Loon: An Interactive Statistical Visualization Toolkit
data(olive); attach(olive)
p <- l_plot(x=oleic, y=stearic, color=Area)

Scatterplot

Good To Know

Glyphs

The visual representation of a point can be changed for each point separately with the n dimensional state glyph. The supported glyph types are detailed in the following sections. The l_glyphs demo demonstrates all the glyph types.

Primitive Glyphs

The supported primitives are circle, ocircle, ccircle, square, osquare, csquare, triangle, otriangle, ctriangle, diamond, odiamond and cdiamont.

data(olive); attach(olive)
p <- l_plot(x=oleic, y=stearic, color=Area)

glyphmap <- list(
    'South-Apulia'='circle',
    'North-Apulia'='ocircle',
    'Inland-Sardinia'='square',
    'Coast-Sardinia'='osquare',
    'East-Liguria'='triangle',
    'West-Liguria'='otriangle',
    'Calabria'='diamond',
    'Sicily'='odiamond',
    'Umbria'='cdiamond')

p['glyph'] <- unlist(glyphmap[as.character(Area)])

Non-Primitive Glyph Types

The non-primitive glyphs are the following

The non-primitive glyphs require user specified data. Adding a glyph type requires to specify the glyph data for each of the n points. If n of the plot changes the glyph will be deleted.

Glyphs, like plots and layers, have states and support state bindings. You can query and modify the glyph states, or add state bindings to glyphs at run time as shown below.

Text

Text glyphs are character strings for each point

gt <- l_glyph_add_text(p, text=as.character(Region))
p['glyph'] <- gt

Serialaxes

Serialaxes glyph show either a star or a parralel coordinate glyph for each point.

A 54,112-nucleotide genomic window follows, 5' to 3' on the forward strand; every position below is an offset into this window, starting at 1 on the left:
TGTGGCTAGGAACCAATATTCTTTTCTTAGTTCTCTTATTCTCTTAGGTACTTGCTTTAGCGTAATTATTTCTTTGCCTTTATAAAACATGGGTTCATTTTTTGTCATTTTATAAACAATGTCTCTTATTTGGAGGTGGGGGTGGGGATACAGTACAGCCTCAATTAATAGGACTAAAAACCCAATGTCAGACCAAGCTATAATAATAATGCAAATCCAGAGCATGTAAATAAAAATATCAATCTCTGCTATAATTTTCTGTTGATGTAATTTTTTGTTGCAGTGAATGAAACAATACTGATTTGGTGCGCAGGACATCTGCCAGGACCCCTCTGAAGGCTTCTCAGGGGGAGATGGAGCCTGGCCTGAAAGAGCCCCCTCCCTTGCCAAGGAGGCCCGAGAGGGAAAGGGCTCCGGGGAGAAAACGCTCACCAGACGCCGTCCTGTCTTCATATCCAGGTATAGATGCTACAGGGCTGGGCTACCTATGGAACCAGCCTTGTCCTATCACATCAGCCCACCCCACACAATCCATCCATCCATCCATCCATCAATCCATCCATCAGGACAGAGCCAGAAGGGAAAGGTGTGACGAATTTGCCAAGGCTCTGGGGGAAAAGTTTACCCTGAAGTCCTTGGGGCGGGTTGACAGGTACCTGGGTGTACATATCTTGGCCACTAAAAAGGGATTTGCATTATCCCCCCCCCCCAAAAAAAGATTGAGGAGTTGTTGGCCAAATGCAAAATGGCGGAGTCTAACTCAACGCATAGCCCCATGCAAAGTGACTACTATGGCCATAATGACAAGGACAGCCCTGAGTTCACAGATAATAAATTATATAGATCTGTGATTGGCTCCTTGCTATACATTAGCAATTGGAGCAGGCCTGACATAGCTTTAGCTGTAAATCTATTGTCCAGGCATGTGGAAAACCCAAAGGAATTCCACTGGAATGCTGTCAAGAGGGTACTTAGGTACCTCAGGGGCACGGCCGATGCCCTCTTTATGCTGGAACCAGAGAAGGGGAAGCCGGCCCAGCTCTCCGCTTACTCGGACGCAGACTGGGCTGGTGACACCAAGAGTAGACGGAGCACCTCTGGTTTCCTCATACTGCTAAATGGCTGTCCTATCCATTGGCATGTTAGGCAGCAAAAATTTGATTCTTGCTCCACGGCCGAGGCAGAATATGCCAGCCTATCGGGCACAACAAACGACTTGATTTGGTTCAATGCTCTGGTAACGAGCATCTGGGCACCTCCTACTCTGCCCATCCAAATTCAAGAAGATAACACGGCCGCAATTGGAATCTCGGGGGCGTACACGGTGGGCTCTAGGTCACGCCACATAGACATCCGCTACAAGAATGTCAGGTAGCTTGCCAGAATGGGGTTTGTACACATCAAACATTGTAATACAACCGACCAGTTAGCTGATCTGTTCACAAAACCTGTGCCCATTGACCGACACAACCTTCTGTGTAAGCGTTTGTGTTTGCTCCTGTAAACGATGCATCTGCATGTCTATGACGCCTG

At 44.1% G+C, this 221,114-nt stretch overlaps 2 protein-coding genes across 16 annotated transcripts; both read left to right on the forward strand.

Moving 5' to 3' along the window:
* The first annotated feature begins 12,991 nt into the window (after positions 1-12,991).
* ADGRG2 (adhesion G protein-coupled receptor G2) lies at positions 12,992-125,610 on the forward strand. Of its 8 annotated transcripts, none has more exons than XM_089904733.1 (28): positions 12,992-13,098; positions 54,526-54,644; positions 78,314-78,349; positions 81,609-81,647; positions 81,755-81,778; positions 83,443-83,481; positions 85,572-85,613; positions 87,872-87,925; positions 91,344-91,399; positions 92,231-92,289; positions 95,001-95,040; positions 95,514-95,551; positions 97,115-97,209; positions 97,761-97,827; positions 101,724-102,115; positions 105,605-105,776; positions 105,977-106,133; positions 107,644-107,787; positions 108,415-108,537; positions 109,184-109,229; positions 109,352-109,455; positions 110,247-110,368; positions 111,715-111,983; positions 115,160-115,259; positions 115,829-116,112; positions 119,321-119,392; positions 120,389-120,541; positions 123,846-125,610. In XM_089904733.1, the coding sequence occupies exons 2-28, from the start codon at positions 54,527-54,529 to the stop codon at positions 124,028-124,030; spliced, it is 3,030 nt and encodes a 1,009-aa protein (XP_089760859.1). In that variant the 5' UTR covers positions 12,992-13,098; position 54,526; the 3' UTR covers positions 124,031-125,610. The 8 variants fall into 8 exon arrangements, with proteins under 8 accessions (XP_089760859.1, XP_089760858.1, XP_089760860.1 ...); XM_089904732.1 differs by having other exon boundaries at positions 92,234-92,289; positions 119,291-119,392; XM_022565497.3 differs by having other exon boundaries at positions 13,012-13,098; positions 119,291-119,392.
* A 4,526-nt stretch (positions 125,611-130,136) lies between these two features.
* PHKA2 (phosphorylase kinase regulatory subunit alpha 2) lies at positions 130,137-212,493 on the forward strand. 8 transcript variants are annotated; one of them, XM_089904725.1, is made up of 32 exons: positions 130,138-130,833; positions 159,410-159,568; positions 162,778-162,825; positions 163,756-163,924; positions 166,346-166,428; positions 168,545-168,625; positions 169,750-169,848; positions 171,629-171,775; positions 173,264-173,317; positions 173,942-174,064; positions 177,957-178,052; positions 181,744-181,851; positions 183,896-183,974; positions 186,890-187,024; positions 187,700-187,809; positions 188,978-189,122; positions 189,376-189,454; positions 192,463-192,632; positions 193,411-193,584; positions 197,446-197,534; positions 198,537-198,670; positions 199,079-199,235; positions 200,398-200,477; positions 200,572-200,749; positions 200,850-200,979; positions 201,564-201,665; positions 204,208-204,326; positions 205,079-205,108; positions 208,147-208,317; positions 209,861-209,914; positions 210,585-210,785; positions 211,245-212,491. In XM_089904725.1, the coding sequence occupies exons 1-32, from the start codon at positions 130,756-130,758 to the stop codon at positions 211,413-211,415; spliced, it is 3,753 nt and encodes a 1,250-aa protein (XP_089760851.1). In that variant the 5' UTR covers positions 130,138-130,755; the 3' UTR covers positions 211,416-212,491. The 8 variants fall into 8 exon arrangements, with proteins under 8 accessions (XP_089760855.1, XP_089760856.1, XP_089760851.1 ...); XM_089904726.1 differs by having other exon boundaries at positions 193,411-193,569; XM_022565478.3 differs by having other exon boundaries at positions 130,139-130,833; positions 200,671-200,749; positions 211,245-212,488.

gs <- l_glyph_add_serialaxes(p, data=olive[,-c(1,2)], showArea=FALSE)
p['glyph'] <- gs

Change the glyph appearance as explained in Query and Modify Glyph States

l_configure(gs, axesLayout='parallel', showEnclosing=TRUE, showAxes=TRUE)

Please also see the serialaxes display documentation for more information regarding working with serialaxes.

Pointranges

If every point has a point range associated you can visualize this information with the pointrage glyph.

p1 <- l_plot(x=1:3, y=1:3, color=1:3)
gr <- l_glyph_add_pointrange(p1, ymin=c(0,1.5, 2.3),
    ymax=c(1.6,2.4,3.1), linewidth=1:3, showArea=FALSE)
p1['glyph'] <- gr

Polygons

A polygon can be a useful point glyph to visualize arbitrary shapes such as airplanes, animals and shapes that are not available in the primitive glyph types (e.g. cross). The l_glyphs demo has an example of polygon glyphs which we reuse here.

First we specify the coordinates of the polygons, note that it is your responsibility to center them at 0 and to specify an appropriate size. A good range for the polygon coordinates is from -1 to 1.

x_star <- 
    c(-0.000864304235090734, 0.292999135695765, 0.949870354364736, 
      0.474503025064823, 0.586862575626621, -0.000864304235090734, 
      -0.586430423509075, -0.474070872947277, -0.949438202247191,
      -0.29256698357822)
y_star <-
    c(-1, -0.403630077787381, -0.308556611927398, 0.153846153846154,